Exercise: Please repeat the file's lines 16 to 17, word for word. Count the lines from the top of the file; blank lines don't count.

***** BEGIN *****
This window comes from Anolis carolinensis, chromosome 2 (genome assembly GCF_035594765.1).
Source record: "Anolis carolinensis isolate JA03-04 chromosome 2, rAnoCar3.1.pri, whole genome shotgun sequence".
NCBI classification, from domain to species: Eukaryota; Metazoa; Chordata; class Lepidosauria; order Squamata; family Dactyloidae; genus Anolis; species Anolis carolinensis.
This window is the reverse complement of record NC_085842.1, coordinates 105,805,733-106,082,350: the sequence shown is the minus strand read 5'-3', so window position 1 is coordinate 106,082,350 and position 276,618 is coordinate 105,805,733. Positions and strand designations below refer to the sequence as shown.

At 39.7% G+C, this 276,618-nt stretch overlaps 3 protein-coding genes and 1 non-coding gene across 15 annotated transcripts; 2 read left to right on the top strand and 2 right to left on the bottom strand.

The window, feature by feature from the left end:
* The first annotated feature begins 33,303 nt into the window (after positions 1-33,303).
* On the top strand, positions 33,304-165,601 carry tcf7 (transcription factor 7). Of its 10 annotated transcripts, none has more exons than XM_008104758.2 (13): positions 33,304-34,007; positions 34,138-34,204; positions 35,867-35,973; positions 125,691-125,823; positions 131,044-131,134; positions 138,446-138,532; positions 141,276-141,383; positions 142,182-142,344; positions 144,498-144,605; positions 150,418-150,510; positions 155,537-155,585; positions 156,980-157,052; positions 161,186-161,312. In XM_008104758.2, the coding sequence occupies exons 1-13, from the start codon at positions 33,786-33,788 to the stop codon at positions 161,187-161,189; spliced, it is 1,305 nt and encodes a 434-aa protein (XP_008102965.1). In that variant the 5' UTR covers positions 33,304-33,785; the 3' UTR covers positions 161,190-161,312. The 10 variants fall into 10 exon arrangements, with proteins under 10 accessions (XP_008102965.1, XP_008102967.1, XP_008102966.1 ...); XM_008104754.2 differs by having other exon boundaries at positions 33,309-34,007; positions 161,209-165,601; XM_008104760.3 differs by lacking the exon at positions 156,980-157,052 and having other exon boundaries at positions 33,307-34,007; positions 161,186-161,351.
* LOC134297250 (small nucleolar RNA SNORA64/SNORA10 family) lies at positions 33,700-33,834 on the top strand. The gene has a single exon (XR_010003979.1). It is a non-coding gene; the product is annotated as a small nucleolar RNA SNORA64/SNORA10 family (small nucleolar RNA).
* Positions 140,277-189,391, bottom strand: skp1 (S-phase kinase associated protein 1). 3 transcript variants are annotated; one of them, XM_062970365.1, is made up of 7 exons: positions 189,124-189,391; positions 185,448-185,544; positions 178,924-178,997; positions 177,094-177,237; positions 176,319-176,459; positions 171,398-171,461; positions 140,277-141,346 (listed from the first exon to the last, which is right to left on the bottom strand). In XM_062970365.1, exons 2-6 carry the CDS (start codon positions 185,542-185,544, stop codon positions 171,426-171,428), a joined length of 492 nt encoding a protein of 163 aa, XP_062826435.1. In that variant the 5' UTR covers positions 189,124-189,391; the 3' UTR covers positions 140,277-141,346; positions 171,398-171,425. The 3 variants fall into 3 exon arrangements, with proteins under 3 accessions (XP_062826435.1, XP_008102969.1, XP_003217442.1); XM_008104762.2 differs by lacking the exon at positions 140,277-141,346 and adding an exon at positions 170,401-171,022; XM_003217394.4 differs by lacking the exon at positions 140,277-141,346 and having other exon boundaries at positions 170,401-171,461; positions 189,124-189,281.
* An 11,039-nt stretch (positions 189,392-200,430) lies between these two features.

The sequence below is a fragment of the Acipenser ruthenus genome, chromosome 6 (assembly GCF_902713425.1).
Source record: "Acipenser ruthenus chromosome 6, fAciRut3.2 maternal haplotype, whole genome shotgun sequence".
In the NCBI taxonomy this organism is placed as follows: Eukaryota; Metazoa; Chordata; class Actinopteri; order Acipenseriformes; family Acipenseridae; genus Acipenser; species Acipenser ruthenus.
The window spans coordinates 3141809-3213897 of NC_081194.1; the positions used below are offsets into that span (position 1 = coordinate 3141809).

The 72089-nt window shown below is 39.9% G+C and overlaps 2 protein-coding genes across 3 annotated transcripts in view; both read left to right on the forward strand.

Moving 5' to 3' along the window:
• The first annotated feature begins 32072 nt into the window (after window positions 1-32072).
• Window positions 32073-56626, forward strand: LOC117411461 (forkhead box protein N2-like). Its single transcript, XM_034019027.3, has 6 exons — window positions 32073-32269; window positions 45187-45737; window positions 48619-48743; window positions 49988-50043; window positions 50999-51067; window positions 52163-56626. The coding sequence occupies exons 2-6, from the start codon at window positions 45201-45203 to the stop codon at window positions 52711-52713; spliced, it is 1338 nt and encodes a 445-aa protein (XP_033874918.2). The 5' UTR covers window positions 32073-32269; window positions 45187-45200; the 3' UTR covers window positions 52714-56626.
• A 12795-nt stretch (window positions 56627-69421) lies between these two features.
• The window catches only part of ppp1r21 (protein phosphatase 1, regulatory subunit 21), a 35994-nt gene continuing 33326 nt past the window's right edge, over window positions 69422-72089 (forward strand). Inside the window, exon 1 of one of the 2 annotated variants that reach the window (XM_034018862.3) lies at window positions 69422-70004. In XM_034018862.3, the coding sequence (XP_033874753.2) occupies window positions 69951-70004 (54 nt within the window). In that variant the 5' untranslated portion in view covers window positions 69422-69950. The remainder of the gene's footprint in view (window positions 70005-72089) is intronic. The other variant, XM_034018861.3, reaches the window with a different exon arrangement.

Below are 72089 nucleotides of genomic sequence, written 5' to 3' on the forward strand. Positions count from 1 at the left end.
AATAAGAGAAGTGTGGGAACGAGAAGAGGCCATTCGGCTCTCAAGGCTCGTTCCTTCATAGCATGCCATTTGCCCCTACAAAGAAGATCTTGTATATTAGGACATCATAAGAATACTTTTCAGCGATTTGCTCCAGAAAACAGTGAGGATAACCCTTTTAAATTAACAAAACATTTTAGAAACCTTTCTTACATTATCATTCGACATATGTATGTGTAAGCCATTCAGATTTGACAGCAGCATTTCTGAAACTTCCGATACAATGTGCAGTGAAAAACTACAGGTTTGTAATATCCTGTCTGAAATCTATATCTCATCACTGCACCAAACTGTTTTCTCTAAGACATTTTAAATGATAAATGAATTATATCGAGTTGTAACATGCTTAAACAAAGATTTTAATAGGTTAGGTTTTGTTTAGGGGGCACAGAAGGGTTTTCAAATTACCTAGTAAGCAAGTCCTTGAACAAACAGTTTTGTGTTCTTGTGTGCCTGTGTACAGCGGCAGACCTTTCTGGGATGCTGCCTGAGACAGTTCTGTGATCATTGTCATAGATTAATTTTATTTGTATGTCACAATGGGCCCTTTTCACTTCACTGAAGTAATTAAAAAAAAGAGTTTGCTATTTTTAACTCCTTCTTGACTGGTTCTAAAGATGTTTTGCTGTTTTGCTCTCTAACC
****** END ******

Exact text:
The 72089-nt window shown below is 39.9% G+C and overlaps 2 protein-coding genes across 3 annotated transcripts in view; both read left to right on the forward strand.

Moving 5' to 3' along the window: